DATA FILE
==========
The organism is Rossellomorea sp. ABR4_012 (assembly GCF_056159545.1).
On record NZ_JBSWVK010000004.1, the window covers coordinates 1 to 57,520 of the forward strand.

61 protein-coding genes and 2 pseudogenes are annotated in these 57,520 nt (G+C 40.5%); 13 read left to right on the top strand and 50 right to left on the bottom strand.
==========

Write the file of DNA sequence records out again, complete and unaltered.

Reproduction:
The organism is Rossellomorea sp. ABR4_012 (assembly GCF_056159545.1).
On record NZ_JBSWVK010000004.1, the window covers coordinates 1 to 57,520 of the forward strand.

61 protein-coding genes and 2 pseudogenes are annotated in these 57,520 nt (G+C 40.5%); 13 read left to right on the top strand and 50 right to left on the bottom strand.